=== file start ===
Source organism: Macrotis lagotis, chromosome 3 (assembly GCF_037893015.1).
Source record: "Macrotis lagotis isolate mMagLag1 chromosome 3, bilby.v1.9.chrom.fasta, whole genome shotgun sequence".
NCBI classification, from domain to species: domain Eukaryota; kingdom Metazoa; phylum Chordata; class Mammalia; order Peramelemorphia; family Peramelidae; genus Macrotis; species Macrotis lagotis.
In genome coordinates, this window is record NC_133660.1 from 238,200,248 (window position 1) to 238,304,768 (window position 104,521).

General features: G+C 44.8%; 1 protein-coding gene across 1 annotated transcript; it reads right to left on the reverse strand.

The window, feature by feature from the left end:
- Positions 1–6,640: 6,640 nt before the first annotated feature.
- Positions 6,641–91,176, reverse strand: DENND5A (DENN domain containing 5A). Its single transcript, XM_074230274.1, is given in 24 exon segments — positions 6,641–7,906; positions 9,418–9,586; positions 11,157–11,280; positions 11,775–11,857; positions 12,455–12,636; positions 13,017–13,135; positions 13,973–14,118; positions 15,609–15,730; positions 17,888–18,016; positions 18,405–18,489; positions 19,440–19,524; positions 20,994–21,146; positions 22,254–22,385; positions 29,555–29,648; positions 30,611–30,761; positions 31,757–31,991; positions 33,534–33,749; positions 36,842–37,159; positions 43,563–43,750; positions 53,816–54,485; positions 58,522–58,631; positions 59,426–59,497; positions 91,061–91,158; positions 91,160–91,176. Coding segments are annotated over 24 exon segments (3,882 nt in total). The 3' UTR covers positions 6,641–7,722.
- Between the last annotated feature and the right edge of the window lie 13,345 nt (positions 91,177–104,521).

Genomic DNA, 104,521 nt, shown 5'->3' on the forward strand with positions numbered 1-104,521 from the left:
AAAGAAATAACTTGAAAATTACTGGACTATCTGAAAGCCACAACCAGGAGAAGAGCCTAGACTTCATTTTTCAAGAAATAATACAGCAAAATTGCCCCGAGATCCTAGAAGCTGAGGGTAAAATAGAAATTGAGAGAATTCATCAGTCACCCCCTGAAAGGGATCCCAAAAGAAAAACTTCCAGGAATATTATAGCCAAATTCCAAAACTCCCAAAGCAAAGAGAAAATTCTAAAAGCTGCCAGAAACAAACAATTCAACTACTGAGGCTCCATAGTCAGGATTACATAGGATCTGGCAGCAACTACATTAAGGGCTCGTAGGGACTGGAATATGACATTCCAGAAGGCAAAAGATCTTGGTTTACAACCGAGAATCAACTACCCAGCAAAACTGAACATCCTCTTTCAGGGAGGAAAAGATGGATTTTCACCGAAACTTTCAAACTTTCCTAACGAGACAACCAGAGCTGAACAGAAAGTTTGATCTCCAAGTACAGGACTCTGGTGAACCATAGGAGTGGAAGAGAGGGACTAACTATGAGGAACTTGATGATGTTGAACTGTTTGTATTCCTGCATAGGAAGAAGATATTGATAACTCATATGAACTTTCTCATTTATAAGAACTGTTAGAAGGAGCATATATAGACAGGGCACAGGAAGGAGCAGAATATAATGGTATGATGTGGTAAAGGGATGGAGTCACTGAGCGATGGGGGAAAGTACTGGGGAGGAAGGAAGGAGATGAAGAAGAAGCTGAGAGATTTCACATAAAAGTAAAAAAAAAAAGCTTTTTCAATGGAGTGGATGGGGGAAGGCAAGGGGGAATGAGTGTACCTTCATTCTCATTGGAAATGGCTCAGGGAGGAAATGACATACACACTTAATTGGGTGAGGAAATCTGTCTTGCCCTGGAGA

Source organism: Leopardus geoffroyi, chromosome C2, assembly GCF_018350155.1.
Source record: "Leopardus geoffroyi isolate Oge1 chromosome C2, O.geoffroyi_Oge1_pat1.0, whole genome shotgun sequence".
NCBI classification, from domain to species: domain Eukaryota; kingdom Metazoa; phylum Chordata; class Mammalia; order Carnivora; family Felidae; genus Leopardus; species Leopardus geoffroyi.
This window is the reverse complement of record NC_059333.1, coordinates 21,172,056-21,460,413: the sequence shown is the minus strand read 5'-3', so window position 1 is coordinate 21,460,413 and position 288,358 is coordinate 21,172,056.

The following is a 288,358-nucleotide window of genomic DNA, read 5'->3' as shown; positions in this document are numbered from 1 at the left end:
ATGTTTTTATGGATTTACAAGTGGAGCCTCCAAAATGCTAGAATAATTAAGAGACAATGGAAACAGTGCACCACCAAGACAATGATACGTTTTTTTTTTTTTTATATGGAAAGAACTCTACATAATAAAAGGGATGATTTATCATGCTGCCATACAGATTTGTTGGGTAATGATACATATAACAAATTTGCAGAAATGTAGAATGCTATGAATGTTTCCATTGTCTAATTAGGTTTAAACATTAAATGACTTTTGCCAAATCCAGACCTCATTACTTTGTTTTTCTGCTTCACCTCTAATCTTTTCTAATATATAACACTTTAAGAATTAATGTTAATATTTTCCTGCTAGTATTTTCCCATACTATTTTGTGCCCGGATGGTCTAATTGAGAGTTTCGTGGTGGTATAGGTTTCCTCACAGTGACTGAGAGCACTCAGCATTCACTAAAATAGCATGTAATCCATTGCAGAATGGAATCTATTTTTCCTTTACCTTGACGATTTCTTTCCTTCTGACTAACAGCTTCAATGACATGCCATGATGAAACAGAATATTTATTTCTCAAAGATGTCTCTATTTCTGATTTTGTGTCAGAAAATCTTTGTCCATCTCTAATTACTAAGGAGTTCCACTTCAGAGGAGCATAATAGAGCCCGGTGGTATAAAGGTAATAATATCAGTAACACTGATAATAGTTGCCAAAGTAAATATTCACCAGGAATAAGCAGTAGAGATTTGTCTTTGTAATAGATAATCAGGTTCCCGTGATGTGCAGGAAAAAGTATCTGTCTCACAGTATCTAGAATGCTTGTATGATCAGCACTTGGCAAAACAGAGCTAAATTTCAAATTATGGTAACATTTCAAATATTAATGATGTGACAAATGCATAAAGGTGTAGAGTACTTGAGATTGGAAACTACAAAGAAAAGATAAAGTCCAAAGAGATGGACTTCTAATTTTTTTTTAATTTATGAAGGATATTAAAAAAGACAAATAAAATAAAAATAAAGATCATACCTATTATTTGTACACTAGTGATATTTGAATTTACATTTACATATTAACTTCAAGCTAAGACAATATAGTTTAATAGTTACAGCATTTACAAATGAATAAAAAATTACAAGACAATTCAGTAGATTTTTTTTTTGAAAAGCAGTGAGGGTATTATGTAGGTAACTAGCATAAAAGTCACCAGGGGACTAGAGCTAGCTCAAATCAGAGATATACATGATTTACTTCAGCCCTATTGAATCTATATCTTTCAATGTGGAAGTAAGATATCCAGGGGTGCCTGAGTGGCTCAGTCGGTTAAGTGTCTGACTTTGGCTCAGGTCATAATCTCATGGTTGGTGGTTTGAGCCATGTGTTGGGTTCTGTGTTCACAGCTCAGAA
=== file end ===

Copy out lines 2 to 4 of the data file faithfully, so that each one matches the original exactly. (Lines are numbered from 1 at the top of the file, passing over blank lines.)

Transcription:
Source record: "Macrotis lagotis isolate mMagLag1 chromosome 3, bilby.v1.9.chrom.fasta, whole genome shotgun sequence".
NCBI classification, from domain to species: domain Eukaryota; kingdom Metazoa; phylum Chordata; class Mammalia; order Peramelemorphia; family Peramelidae; genus Macrotis; species Macrotis lagotis.
In genome coordinates, this window is record NC_133660.1 from 238,200,248 (window position 1) to 238,304,768 (window position 104,521).